Federal prosecutors announced Thursday that they were charging 10 people as felons in possession of firearms after their arrests in Anchorage vehicle thefts, part of a move to target violent offenders and deter the stealing of cars in Alaska’s largest city.

U.S. Attorney for Alaska Bryan Schroder's office said Thursday that the indicted defendants included Jesse Contreras, 24; Christopher Curtin, 30; Timothy Fyffe, 35; Jarsis Howard, 40; Cody Iverson, 23; Poly Lomu, 21; Todd Margerum, 47; Antoni Peralta, 31; Navy Tauinaola, 35; and Tony Tuaato, 23. An 11th defendant, 39-year-old Roy Naughton, was indicted on federal carjacking charges in December.

Anchorage police have reported that at least three of the defendants – Howard, Iverson and Lomu – rammed APD cruisers prior to their arrest on vehicle-theft charges in recent months. Schroder’s office said in a statement Thursday that Howard has previously been convicted of failure to register as a sex offender, Iverson was convicted of robbery and Lomu was convicted of theft and vehicle theft.

In October, Schroder and Alaska Attorney General Jahna Lindemuth announced that federal prosecutors would focus their efforts on violent offenders in Alaska crimes, marked by federal charges against two men suspected in a series of Anchorage coffee-shop robberies last year.

Schroder told reporters that the felon-in-possession charges are the latest example of that renewed focus, as his office moves to help state and local authorities as well as expand enforcement under Project Safe Neighborhoods ordered by U.S. Attorney General Jeff Sessions.

WATCH: Authorities discuss federal gun crimes in Anchorage vehicle thefts

“We’ve been doing that but joining forces to take on one of the most visible symptoms of that problem, which is auto theft, is just another part of that strategy,” Schroder said.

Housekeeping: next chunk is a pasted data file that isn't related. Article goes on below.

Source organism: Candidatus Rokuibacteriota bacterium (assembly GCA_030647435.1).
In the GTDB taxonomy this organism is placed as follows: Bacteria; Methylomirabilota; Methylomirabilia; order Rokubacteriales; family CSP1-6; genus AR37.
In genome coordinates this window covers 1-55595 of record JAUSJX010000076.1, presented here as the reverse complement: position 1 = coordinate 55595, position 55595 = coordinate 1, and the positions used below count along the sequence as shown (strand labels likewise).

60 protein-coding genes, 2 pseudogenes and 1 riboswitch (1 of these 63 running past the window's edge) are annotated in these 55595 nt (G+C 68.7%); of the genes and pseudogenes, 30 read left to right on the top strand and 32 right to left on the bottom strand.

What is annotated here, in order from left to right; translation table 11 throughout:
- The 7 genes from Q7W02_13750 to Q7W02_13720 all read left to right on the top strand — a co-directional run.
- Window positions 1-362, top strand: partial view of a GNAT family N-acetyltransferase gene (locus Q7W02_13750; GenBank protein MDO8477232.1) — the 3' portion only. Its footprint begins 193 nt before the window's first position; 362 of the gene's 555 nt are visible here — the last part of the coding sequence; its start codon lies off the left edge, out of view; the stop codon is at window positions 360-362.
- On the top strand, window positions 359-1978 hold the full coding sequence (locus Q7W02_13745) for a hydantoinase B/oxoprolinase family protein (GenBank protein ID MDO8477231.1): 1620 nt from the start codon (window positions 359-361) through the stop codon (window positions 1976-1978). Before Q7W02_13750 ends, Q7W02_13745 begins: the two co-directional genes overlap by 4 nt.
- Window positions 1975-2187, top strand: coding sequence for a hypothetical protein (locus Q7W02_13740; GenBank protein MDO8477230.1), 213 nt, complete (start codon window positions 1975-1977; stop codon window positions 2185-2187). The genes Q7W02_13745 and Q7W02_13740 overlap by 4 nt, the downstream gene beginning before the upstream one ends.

Although Schroder emphasized that the federal charges were being filed in addition to rather than instead of state cases, he did note that federal courts offer differences from Alaska law and sentencing guidelines.

“State felon in possession law does not apply in all cases to long guns,” Schroder said. “Another reason is that we get pretty serious sentences on these crimes at the federal level, so it gives us a bit more of a hammer.”

APD Chief Justin Doll said the department’s expansion to more than 400 sworn officers under Mayor Ethan Berkowitz was letting officers more fully take on a recent sharp rise in local vehicle thefts.

“We are constantly looking to see what we can do to address these emerging crime trends,” Doll said. “We’ve had this capacity to start addressing issues, being a little more proactive.”

Christina Sherman, Anchorage’s assistant district attorney, said state prosecutors are still working on vehicle-theft cases, but that the addition of federal charges can bolster their efforts. She noted that although Senate Bill 91’s reduction of presumptive sentencing guidelines is often blamed for rises in Alaska crime, Senate Bill 54 includes longer sentences for vehicle theft.

“When we notice that there’s that violent link, I think that charging felon in possession makes sense,” Sherman said. “When we have a vehicle theft case come in where we can prove the elements, we go forward with that case – we have quite a few vehicle-theft cases that don’t involve any weapon that are being prosecuted.”

Schroder said that although his office currently has only 18 assistant U.S. attorneys, placing a “natural limitation” on the number of vehicle-cases which can receive federal intervention, the Department of Justice is seeking funding under Project Safe Neighborhoods for 300 additional prosecutors nationwide.

“I think we’re going to have a strong pitch to put in for one or two of those here,” Schroder said.

Chris Klint contributed information to this story.

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